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Flawed by Cecelia Ahern

CAN SHE SURVIVE THE FALL FROM PERFECT TO FLAWED?

Interests/Topics:  family, rules, law, corruption, bullying, identity

Curriculum Connections: English

Gender: F/M

Age: 14+

Blurb: Nobody wants to stand out in high school. The majority of students wear the same clothes, the same shoes, and the same hairstyle. Flying below the radar is key, and fitting in is golden. Of course there are always some students who just don’t care about the established social rules, and they are often ignored or bullied as a result.

In Flawed, those people who don’t follow society’s rules are arrested. If found guilty, they face imprisonment, or worse, branding. Forever identified as “Flawed,” they face a lifetime of restrictions, ridicule, and rejection.

Celestine North is a model citizen. She is an excellent student who is adored by her parents, she is as beautiful as she is talented, and most importantly, she is a staunch rule-follower. Deemed “perfect” by her boyfriend, Celestine believes wholeheartedly in the laws established by her government. She would never consider breaking a rule…until she does.

Now Celestine must face a court that could dramatically change her life. She can save herself if she chooses to lie, or she can stay true to her moral code and be found Flawed.

Celestine makes her decision and finds out, too late, that there is no place for compassion and logic in her perfectly-constructed society.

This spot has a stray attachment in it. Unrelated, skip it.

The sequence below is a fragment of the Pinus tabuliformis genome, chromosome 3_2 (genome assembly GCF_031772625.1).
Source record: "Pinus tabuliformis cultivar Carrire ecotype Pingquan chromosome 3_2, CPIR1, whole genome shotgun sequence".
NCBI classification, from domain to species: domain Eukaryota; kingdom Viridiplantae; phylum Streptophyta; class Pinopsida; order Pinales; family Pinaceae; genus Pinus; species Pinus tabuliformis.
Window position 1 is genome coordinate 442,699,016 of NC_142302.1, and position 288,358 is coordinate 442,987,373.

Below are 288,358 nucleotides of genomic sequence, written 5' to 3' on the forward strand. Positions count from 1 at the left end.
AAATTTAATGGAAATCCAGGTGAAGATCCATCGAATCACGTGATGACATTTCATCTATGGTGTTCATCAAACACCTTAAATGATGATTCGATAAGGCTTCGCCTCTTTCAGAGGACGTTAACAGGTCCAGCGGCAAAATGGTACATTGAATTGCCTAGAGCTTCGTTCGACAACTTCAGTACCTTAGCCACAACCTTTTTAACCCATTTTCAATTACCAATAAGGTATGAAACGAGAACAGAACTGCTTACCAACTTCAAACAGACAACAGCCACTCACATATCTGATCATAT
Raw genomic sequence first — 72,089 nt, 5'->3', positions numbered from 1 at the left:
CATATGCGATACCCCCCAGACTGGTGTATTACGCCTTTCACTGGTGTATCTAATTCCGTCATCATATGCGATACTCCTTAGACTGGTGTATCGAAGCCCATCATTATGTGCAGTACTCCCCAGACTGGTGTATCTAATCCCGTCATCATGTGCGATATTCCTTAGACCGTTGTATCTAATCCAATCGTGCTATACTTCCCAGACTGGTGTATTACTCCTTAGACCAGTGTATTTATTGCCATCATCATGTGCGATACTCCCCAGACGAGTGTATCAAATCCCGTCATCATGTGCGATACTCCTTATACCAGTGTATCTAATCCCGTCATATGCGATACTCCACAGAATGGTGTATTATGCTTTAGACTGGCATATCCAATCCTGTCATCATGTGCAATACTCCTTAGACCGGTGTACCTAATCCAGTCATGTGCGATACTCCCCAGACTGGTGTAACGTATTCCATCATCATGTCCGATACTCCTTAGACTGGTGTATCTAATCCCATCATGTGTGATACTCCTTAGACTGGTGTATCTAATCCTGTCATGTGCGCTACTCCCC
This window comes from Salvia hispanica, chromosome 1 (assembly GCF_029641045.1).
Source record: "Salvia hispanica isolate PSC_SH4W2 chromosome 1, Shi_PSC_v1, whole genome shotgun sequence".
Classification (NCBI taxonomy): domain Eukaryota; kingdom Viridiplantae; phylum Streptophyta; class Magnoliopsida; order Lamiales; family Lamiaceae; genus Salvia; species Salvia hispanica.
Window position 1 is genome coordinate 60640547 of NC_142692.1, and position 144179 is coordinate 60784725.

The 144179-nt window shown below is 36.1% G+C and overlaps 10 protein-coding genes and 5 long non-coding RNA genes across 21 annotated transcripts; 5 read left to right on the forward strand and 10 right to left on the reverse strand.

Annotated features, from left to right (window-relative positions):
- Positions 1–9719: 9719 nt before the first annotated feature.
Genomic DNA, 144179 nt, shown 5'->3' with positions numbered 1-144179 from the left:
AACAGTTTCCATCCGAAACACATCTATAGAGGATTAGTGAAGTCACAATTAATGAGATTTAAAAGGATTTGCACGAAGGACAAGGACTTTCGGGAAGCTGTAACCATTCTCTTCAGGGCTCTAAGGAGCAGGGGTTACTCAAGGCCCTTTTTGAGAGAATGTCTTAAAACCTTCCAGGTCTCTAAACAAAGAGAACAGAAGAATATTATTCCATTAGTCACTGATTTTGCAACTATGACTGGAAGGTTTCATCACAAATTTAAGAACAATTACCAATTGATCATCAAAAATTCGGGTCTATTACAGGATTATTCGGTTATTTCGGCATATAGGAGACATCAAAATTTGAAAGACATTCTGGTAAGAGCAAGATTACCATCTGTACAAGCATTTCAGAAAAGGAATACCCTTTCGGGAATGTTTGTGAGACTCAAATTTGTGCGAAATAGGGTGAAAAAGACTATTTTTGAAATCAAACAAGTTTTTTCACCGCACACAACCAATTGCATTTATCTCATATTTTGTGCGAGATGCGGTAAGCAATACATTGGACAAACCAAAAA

The fall from perfect to flawed is steep.

Flavour: “Could perfection be bred? Many ways to achieve this were tried and tested, and what the government eventually settled on was Crevan’s Guild and its Flawed brandings. No matter what you do in life, your Flawed title can never be removed. You hold it to death. You suffer the consequences of your one mistake for the rest of your life. Your punishment serves as a reminder to others to think before they act.” (53)

“I think of the Flawed I pass every day, the people I can’t look in the eye, the people I take steps around to avoid even brushing against. Their scars as identifiers, their armbands, their limited possibilities, living in a society but everything they want being just out of reach. You see them all standing at the curfew bus stops in town, to be home by 10:00 PM in the winter, 11:00 PM in summer. In the same world but not living in the same way. Do I want to be like them?” (75)

“You are what the [Flawed] movement needs, Celestine, but remember you don’t need them. Don’t let them use you.” (275)

 

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